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  1. added 2019-01-02
    Toward a Science of Criticism: Aesthetic Values, Human Nature, and the Standard of Taste.Collier Mark - 2014 - In Cognition, Literature, and History. Routledge. pp. 229-242.
    The aesthetic skeptic maintains that it is futile to dispute about taste. One and the same work of art might appear beautiful to one person but repellent to another, and we have no reason to prefer one or another of these conflicting verdicts. Hume argues that the skeptic, however, moves too quickly. The crucial question is whether qualified critics will agree on their evaluations. And the skeptic fails to provide sufficient evidence that their verdicts will diverge. We have reason to (...)
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  2. added 2018-08-03
    Aesthetic Comprehension of Abstract and Emotion Concepts: Kant’s Aesthetics Renewed.Mojca Kuplen - 2018 - Itinera 15:39-56.
    In § 49 of the Critique of the Power of Judgment Kant puts forward a view that the feeling of pleasure in the experience of the beautiful can be stimulated not merely by perceptual properties, but by ideas and thoughts as well. The aim of this paper is to argue that aesthetic ideas fill in the emptiness that abstract and emotion concepts on their own would have without empirical intuitions. That is, aesthetic ideas make these concepts more accessible to us, (...)
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  3. added 2017-07-24
    Nietzsche on Taste: Epistemic Privilege and Anti-Realism.Jonathan Mitchell - 2017 - Inquiry: An Interdisciplinary Journal of Philosophy 60 (1-2):31-65.
    The central aim of this article is to argue that Nietzsche takes his own taste, and those in the relevant sense similar to it, to enjoy a kind of epistemic privilege over their rivals. Section 2 will examine the textual evidence for an anti-realist reading of Nietzsche on taste. Section 3 will then provide an account of taste as an ‘affective evaluative sensibility’, asking whether taste so understood supports an anti-realist reading. I will argue that it does not and that (...)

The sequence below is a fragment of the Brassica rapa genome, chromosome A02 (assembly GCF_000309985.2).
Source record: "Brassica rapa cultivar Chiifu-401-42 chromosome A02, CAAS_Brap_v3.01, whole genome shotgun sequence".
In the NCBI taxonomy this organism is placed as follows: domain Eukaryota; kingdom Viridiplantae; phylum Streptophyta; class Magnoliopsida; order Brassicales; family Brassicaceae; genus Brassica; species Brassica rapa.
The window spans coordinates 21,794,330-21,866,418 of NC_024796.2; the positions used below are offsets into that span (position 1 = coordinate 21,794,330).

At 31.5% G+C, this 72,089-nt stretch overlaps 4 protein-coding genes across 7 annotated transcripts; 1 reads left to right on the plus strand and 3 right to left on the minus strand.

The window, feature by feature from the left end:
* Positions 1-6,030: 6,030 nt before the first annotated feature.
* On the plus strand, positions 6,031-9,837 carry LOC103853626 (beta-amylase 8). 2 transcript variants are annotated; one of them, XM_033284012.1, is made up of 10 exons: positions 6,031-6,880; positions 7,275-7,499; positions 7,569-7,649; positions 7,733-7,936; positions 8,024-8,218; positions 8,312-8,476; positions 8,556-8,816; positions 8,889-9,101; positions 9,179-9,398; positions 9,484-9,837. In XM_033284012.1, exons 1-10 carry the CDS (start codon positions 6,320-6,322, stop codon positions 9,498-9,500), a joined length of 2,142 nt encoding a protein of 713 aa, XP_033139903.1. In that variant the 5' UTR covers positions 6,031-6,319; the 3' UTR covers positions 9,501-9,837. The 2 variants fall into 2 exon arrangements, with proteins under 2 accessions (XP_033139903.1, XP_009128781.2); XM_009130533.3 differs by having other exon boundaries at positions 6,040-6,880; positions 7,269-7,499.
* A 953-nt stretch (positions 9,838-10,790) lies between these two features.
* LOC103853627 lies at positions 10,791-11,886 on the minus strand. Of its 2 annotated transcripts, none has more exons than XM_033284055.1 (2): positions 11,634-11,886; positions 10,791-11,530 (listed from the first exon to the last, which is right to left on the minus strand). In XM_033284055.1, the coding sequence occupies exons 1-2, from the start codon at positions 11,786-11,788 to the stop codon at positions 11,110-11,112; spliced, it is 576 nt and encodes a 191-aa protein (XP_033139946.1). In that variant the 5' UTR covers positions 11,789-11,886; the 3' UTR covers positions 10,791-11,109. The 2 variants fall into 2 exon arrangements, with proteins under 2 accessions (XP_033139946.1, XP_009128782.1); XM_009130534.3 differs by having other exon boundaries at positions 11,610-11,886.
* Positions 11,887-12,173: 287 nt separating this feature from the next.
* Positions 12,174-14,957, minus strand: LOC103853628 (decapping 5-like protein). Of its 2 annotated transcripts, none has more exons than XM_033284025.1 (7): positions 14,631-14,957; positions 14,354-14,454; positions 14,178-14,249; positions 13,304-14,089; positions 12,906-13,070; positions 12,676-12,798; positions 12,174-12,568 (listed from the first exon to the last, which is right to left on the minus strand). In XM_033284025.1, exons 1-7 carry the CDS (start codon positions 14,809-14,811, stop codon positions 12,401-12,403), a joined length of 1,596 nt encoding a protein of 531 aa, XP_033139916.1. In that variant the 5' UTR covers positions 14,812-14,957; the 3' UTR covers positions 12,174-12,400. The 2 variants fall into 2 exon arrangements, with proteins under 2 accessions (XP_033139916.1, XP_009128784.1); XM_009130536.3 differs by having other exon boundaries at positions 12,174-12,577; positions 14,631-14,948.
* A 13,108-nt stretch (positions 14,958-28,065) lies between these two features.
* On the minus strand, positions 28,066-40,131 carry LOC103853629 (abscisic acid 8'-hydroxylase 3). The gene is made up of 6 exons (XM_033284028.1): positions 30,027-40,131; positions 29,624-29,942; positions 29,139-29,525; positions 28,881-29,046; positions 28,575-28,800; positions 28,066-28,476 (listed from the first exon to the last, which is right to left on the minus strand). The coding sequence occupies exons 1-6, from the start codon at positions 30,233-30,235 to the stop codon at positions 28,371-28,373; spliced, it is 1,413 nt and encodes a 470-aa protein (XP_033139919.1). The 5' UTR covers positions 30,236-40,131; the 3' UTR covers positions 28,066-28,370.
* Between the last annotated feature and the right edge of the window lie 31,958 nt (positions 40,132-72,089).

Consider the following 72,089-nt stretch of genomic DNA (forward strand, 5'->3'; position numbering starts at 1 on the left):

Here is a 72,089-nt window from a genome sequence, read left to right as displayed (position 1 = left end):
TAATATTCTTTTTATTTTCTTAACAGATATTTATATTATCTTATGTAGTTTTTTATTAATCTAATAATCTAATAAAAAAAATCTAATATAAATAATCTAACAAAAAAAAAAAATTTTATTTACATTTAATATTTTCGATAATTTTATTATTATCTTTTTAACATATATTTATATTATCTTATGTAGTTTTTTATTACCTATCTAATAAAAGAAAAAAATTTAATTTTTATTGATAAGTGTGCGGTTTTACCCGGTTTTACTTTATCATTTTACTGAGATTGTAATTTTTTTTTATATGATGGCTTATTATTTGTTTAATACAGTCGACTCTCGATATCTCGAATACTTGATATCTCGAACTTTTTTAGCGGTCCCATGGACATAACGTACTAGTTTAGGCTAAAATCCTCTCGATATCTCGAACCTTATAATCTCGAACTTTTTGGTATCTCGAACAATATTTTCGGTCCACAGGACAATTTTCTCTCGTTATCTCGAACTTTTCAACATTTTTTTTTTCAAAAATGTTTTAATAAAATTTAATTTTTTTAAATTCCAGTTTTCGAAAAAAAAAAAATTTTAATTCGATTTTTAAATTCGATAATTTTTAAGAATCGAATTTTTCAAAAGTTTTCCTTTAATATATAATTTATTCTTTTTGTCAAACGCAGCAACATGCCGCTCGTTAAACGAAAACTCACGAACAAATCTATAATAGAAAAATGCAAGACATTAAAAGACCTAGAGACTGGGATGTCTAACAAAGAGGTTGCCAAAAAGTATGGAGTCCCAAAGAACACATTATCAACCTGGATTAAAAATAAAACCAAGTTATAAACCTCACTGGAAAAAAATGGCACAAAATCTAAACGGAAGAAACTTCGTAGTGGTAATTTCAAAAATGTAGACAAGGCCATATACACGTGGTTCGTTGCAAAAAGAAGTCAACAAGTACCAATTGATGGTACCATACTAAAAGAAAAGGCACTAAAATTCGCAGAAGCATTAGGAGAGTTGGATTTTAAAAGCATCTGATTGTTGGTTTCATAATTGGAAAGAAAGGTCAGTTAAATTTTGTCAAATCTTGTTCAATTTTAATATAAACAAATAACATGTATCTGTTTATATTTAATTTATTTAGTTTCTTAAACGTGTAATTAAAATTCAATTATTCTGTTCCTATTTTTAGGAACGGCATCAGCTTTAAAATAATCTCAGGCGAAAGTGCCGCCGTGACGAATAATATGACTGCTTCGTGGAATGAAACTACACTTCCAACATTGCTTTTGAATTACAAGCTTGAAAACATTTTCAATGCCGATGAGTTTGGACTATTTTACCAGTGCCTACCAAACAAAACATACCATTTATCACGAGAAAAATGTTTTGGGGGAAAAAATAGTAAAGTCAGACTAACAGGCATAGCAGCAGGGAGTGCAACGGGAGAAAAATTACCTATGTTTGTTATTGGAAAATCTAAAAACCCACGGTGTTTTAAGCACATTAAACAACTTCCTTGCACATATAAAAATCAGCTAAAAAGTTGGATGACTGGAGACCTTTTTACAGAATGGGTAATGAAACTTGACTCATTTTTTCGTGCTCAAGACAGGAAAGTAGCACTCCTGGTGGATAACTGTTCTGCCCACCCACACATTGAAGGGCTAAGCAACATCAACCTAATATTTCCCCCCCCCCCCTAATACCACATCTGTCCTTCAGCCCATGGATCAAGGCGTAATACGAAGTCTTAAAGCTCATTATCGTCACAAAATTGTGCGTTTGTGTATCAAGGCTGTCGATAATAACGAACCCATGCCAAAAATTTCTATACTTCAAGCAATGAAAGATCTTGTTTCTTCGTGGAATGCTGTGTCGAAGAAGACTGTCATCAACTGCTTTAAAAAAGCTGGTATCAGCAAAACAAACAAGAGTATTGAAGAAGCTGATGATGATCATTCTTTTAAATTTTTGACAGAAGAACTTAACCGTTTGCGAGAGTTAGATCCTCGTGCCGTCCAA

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  4. added 2016-10-08
    Aesthetics and Rule Following.Christian Helmut Wenzel - 2016 - Contributions of the Austrian Ludwig Wittgenstein Society 24:260-262.
    In this essay I point out parallels between Kant’s theory of aesthetics and Wittgenstein’s discussion of rule following. Although Wittgenstein did not write an aesthetics and Kant did not discuss Wittgensteinian rule-following problems, and although both Kant and Wittgenstein begin at very different starting points and use different methods, they end up dealing with similar issues, namely issues about rules, particularity, exemplarity, objectivity, practice, and as-if statements.
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  5. added 2016-06-18
    Morality and Aesthetics of Food.Shen-yi Liao & Aaron Meskin - 2018 - In Anne Barnhill, Mark Budolfson & Tyler Doggett (eds.), The Oxford Handbook on Food Ethics. Oxford University Press. pp. 658-679.
    This chapter explores the interaction between the moral value and aesthetic value of food, in part by connecting it to existing discussions of the interaction between moral and aesthetic values of art. Along the way, this chapter considers food as art, the aesthetic value of food, and the role of expertise in uncovering aesthetic value. Ultimately this chapter argues against both food autonomism (the view that food's moral value is unconnected to its aesthetic value) and Carolyn Korsmeyer's food moralism (the (...)
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  6. added 2015-07-06